As most of you know, apart from the main purpose they are designed for – taking photos, modern DSLR cameras can also shoot high quality videos in full HD (1080p) resolution.
Translated by Maya Golemanova
Initially with Canon 5D mark II, and later with Canon EOS 7D, shooting videos of birds and animals quickly became my passion. The desire for better results inevitably led me to a moment when buying video microphone became an important objective.
Along with it came “big problems” – diving into an entirely different and unfamiliar field, which was filled with many questions and just a few clear answers.
As it turned out specialized directional microphones, called “snipers”, are extremely expensive. Such a microphone can easily exceed the price of $ 1000, and microphones themselves are also quite large.
As super-telephoto lenses that have very narrow viewing angle, “snipers” are also focused on a particular slot. Crème de la crème snipers are those who may, by manual adjustment change the zoom, in other words they can focus on the variable distance – depending on where the facility, you shoot, is located.
After I finished my research I found out that there are a few appropriate microphones to shoot video with DSLR for about 200-250 USD.
Initially I stopped at Rode StereoVideoMic. On the whole I am very pleased with it, but it records a lot more background noise, and is quite bulky and heavy.
Two years later, got Sennheiser MKE 400, which also has very good feedback online. It is nearly five times lighter than the Rode, and much more compact, which is very important for every photographer who carries heavy equipment.
According to the official characteristics, Sennheiser MKE 400 with size 130 x 21 x 62 mm weighs only 60 grams, while Rode StereoVideoMic with size 170 x 65 x 102 mm weighs 288 grams without a battery. Zenhayer microphone works with a small AAA battery while the Ryode works with the far heavier 9V batteries.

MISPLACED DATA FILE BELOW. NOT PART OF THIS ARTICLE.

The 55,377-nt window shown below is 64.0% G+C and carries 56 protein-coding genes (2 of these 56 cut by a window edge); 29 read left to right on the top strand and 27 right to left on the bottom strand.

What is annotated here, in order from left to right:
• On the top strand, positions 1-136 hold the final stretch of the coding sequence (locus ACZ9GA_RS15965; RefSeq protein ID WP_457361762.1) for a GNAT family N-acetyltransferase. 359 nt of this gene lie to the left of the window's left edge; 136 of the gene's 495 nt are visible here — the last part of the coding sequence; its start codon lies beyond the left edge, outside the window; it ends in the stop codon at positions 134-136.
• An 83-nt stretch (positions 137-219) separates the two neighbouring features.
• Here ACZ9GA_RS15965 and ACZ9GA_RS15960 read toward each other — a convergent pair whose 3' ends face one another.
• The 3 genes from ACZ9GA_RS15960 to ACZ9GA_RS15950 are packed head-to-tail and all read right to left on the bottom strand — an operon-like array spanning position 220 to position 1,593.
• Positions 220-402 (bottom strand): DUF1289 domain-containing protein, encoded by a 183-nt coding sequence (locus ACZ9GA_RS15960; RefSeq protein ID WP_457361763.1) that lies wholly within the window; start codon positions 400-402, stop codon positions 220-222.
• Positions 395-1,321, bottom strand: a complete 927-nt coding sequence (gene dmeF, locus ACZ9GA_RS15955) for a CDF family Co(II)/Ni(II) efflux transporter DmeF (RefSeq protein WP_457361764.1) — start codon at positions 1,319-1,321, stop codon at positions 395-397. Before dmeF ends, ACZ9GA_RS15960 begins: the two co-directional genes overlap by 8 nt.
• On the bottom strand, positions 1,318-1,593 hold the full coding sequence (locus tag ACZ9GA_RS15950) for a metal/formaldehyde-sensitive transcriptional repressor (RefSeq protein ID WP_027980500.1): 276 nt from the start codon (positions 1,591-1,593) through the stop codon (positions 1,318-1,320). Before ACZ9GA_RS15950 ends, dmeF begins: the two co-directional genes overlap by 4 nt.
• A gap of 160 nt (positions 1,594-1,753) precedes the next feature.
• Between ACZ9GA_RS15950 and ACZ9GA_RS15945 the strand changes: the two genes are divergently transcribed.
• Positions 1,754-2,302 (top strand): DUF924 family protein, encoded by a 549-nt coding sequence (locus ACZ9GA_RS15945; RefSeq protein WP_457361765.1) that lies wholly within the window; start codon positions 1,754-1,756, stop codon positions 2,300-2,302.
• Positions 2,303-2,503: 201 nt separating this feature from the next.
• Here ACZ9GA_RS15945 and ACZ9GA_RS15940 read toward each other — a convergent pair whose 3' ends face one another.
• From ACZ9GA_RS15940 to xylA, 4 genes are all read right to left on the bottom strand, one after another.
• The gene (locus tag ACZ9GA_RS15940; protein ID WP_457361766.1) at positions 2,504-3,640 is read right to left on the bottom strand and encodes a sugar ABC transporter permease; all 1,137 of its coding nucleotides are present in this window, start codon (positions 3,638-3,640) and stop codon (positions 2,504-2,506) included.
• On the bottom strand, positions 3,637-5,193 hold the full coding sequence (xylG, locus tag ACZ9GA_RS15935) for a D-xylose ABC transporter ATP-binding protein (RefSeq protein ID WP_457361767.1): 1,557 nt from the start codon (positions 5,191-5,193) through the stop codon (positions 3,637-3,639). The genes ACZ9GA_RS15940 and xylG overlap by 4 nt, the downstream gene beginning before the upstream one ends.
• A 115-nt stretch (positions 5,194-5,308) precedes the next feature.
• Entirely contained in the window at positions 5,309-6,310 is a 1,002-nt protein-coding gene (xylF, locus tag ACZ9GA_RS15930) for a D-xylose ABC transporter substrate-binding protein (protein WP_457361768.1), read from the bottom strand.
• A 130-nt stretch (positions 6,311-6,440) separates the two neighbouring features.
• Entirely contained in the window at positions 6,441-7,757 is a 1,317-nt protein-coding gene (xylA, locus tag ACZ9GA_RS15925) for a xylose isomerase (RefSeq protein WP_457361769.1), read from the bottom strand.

Another impressive thing about Sennheiser MKE 400 is that a single battery can record up to 300 hours of audio recording, which seems to me incredible.
On the whole I am very pleased with the Sennheiser. Its construction is flawless and elaborate – it shows that it had been touched by the meticulous hands of a German. It is made for easy handling – the buttons are located on the left side, and you can put the windshield with a slight movement. In the case of the Rode – I had to use my both hands and a lot of skills.
The German “graduate” is made entirely of metal and the base is flexible and made especially to absorb any movements and sounds. You can attach it to the output of the flash of the camera or to a standard tripod.
Its specifications are designed to cut off the maximum amount of background noise and to focus entirely on the sound that comes from ahead. Apart from the actual videos that I filmed with the microphone and I have also done some comparative tests and am very pleased about it.
When I tested it in a yard full of noisy children whose noise dominated, I was able to shoot far too quiet sounds, released by phone. The result – the background noise was minimized so as not to loose track of the main object and the sound of the phone was clear and strong.
When put right on the camera and on the Canon 400/2.8 lens, which is famous for its loudest stabilization, Sennheiser MKE 400 succeeds by far in suppressing the clear whisper of stabilization and in reducing it to a very acceptable defocused background noise. Removed a meter away, the microphone completely ceases to record the sound of stabilization.
Sennheiser MKE 400 has a low cut filter for shooting in windy conditions and normal and high-sensitivity recording mode for more distant objects. Personally I recommend you whenever the bird is over 5 meters from you to keep the microphone in a high-sensitivity recording mode.
As far as parameters are concerned, Rode StereoVideoMic is a little bit better than the Sennheiser MKE 400, but when you shoot in the field there won’t be a big difference between the result of both microphons, which ultimately places the far more compact and convenient Sennheiser higher in the list.
Once you are equipped with the MKE 400, you can be sure that the songs and sounds that birds make will be recorded with a great quality in your video :)
I will upload in the review a lot of videos, shot with the Sennheiser MKE 400 microphone, as soon as I can.